"Arbitration By following some sensible advice, expert witnesses can greatly enhance their case at arbitration. …a few do’s and don’ts Strength in clarity “Why did the arbitrator award that rent? How could he have possibly come to that answer?” The answer is that we arbitrators make awards within the confines of the cases put to us. The answer we come up with is constrained by the quality and weight of the evidence before us. Although this article is aimed at rent review arbitrations conducted by written representations and counter only, the main principles are the same for any arbitration dispute. The start of the process Rent review negotiations are often complicated affairs involving complex negotiating tactics. Not least of these, particularly if one of the negotiators is not as experienced as the other, is the threat by the more experienced surveyor ofletting the matter be referred to arbitration. Many applications to the RICS Dispute Resolution Service are made prematurely for tactical reasons, sometimes even before a notice of rent review is served or -negotiations have begun. Recent RICS statistics show that approximately 80% of appointments result in settlements by negotiation, IOo/o are settled after representations but before an award is made and IOo/o result in the arbitrator making an award. This means that arbitrators are often appointed, having gone through all the potential conflicts enquiries and tests, when in reality there is little intention on the part of the landlord and tenant actually to proceed to arbitration. Sometimes, the inactivity of one of the parties forces the other to make an application for an arbitrator in order move matters forward. Froni an arbitrator’s point of view it can be frustrating. Having been appointed, he must set time aside to deal with the case and ensure that neither he nor any of his colleagues takes on instructions which could be perceived to create a conflict or risk of bias. He might then be asked to hold matters in abeyance for months, even years, while the parties negotiate. On a positive note, however, an appointment that results in an arbitrator "standing by’’ can help to focus the minds of the parties, resulting in a negotiated settlement being achieved sooner than might otherwise have been the case. Directions and Agreement on Procedure (sometimes referred to as Section 5 Agreements) If the rent cannot be agreed by negotiation, the parties have the opportunity, under the Arbitration Act 1996, to agree how the arbitration will be run. If they cannot agree, the arbitrator will decide. Arbitrators usually provide the expert witnesses with draft Directions which can be used as the basis for an Agreement under Section 5 of the Arbitration Act 1996. In practice, the draft is often acceptable and does not get amended. The Directions will include, among other things, a requirement for the expert witnesses to: • comply with the RICS Practice Statement and Guidance’ Notes for Surveyors acting as expert witnesses. • provide a Statement of Agreed Facts. • set out the timetable for procedure. The Practice Statement and Guidance Notes spells out in very readable and understandable form the duties of an expert witness (as defined in the leading Ikerian Reefer case reported in 1993), and in particular their duty to the judicial body. My own directions always stipulate a requirement for the expert witnesses, in accordance with the Practice Statement (Paragraph 5. 3e and f), to certifY or declare that he or she has complied. This includes confirmation of completeness, truthfulness and honest opinion. Arbitrators face an increasing dilemma when representations are received from one or both surveyors declaring that he or she is acting as an expert witness, when it is obvious that they are advocating. Of course, an oral hearing is an option to test credibility under cross-examination, bunhis can be costly and time consuming. In the case of documents-only arbitrations, it can become very difficult for the expert witness to confine him or herself to that role without straying into the realms of advocacy. There is one school of thought that rent review surveyors (at least in documents-only cases) should act as advocates and not expert witnesses Many expert witnesses either ignore Directions and do not make the deClaration at all or make the declaration and do not comply with it. The Statement of Agreed Facts can be one of the most useful documents in the whole procedure. The expert witnesses should attempt to agree as many facts as possible thus concentrating the mind and narrowing the differences between the parties. There is no reason why arbitration awards cannot be made on one single in dispute, even if a base rent is agreed-for example, the effect on rent of the inability to underlet part. The more that can be agreed between the experts, the less time consuming and costly the case will be. The Practice Statement also requires expert witnesses, when directed by the . arbitrator, to state those issues on which they disagree, and the reasons why. This is often an overlooked item that can help the experts focus on the issues iri dispute between them. I am often surprised by the inability of the experts to agree even straightforward factual matters such as the floor area or the planning consent, let alone the facts relating to comparable evidence. Timetables in documents-only <:;ases can become a constantly moveable feast. I am usually sympathetic to a genuine request for - a deferment, often made by both parties jointly or with the agreement or rather non- objection of the other. I am less sympathetic when the parties then clamour and expect the award shortly after counter representations, without regard for the other diary commitments of the arbitrator. on the other hand, appreciate this problem and I make it dear if a delay is likely as a result of a requested deferment. How to present your case The way in which written representations and counter representations are presented is largely a matter of personal style. However, the arbitrator’s directions and the RICS Guidance Notes, which accompany the Practice Statement, provide a good basis as to content at Section 13. The secret to good representations is to assist the arbitrator by leaving no doubt as to how you have reached your opinion. However, many surveyors acting as expert witnesses, particularly the younger, less experienced ones, undergo little formal training in how to present their evidence, , either in terms of technical content, or in terms of practical presentation. One of the most serious shortfalls is the apparent inability or reluctance to properly analyse the comparable evidence. Often there is no indication of how or why adjustments are made to value on a like-for-like basis, or even why the witness thinks it is a valid comparable at all. A simple reiteration of the facts is all that is presented with no reasoning behind why or how that particular comparable has influenced the valuer’s thinking and opinion. There is always the alternative of calling for a hearing to see and hear a witness cross- examined but this can be a time-consuming process, the cost of which is not justified by the amount of rent being claimed. Another alternative is the arbitrator’s use of inquisitorial powers to question the expert witnesses on their evidence. He must extreme caution, however, as it is not in the arbitrator’s remit to make a case for a weak party by giving opportunity for a Arbitration "second bite of the cherry’’. The shortcomings of an expert witness’s representations will more than likely be addressed in counter-representations which provide an opportunity to rebut the opponent’s evidence. They are not vehicles for the introduction of new evidence in the hope of denying the opportunity of comment. Neither are they intended as a forum for acrimonious personal comment and attack. The practical presentation of representations and counter representations is vital. Expensive, hard-backed publications are unnecessary but the document should be bound in such a way that it does not fall apart when opened. It should be user-friendly with page and paragraph numbering and double line spacing with wide margins for notes. It is also useful, if not essential, to provide location plans, not just of the subject property, but also of the com parables. Photographs too, can be of immense assistance. Too often arbitrators go to inspect com parables without a location plan or photograph to find that the actual occupier is trading under a different name to the tenant in the lease or in the agreed comparable details. Conclusions I would urge all surveyors acting as expert witnesses to look critically at the way in· which they present their representations and not to make assumptions about what the arbitrator will or can do. He or she is there to arbitrate between two parties, not to make a case for a weak party. Truthfulness and completeness, which means dealing with negative aspects to one’s case as well as those matters that support it, is the cornerstone of the expert witness’s duty. The Dispute Resolution Faculty Board of the RICS is currently taking steps to provide trainingfor expert witnesses and plans to stage regional roadshows offiring the opportunity of trainingfor expert witnesses involved hi disputes such as rent reviews. "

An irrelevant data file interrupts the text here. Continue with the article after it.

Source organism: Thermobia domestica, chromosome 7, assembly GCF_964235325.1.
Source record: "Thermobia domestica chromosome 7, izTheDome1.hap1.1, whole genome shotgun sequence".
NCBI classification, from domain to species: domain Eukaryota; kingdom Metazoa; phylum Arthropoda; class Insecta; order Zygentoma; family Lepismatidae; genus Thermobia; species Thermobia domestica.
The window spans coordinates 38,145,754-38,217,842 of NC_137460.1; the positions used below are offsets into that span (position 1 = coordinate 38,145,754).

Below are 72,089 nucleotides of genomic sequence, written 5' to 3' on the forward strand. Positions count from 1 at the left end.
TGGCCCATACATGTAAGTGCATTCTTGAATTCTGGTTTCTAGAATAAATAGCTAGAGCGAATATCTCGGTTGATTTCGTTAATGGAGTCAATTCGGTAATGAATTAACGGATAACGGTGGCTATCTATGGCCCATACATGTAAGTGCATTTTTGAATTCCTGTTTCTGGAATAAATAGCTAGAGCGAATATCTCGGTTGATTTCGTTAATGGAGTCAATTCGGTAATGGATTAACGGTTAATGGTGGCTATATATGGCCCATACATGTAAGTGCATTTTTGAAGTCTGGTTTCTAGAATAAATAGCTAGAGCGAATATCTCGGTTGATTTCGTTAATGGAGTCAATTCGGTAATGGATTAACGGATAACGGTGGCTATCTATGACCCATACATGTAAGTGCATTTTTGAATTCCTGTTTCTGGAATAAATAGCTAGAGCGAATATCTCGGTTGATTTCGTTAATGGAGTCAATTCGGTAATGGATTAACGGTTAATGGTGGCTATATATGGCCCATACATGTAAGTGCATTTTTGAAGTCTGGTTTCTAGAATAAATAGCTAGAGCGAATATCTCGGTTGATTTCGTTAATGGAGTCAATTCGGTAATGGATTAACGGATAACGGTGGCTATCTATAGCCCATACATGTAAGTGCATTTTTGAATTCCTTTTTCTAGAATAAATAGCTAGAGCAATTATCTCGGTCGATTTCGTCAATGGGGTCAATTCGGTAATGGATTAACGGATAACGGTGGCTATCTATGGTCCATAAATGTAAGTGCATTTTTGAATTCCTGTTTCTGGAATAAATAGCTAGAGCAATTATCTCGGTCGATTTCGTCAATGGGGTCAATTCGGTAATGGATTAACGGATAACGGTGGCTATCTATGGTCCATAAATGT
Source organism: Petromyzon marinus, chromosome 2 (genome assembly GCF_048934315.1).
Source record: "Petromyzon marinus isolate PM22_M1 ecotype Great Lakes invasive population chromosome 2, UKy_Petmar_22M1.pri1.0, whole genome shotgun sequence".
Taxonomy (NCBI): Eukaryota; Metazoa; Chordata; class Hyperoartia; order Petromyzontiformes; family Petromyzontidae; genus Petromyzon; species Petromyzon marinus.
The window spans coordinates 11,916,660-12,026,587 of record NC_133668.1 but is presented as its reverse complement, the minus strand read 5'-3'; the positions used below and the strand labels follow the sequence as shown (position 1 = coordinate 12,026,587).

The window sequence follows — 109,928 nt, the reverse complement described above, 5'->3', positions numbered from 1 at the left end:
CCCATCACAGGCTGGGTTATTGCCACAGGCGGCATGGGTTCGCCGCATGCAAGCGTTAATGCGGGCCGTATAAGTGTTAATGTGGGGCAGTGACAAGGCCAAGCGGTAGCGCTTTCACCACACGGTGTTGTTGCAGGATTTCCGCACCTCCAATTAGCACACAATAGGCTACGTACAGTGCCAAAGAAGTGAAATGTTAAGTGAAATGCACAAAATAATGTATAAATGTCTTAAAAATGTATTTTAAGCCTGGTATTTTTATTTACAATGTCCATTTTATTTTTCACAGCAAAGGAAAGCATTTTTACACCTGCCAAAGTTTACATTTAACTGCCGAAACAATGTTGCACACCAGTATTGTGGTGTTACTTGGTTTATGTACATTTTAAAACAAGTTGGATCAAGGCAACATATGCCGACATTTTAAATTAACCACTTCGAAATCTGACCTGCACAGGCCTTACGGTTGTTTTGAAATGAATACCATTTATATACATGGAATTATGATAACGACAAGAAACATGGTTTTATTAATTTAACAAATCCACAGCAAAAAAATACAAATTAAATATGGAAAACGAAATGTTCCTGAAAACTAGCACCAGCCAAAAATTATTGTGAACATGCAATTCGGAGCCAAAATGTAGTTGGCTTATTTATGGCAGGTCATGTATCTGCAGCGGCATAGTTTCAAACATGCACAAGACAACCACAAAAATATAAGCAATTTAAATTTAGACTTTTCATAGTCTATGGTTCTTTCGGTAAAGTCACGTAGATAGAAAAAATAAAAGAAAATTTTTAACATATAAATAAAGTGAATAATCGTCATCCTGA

To get the above into DTPO I use hotkey copy selection and. then spend however long separating each line.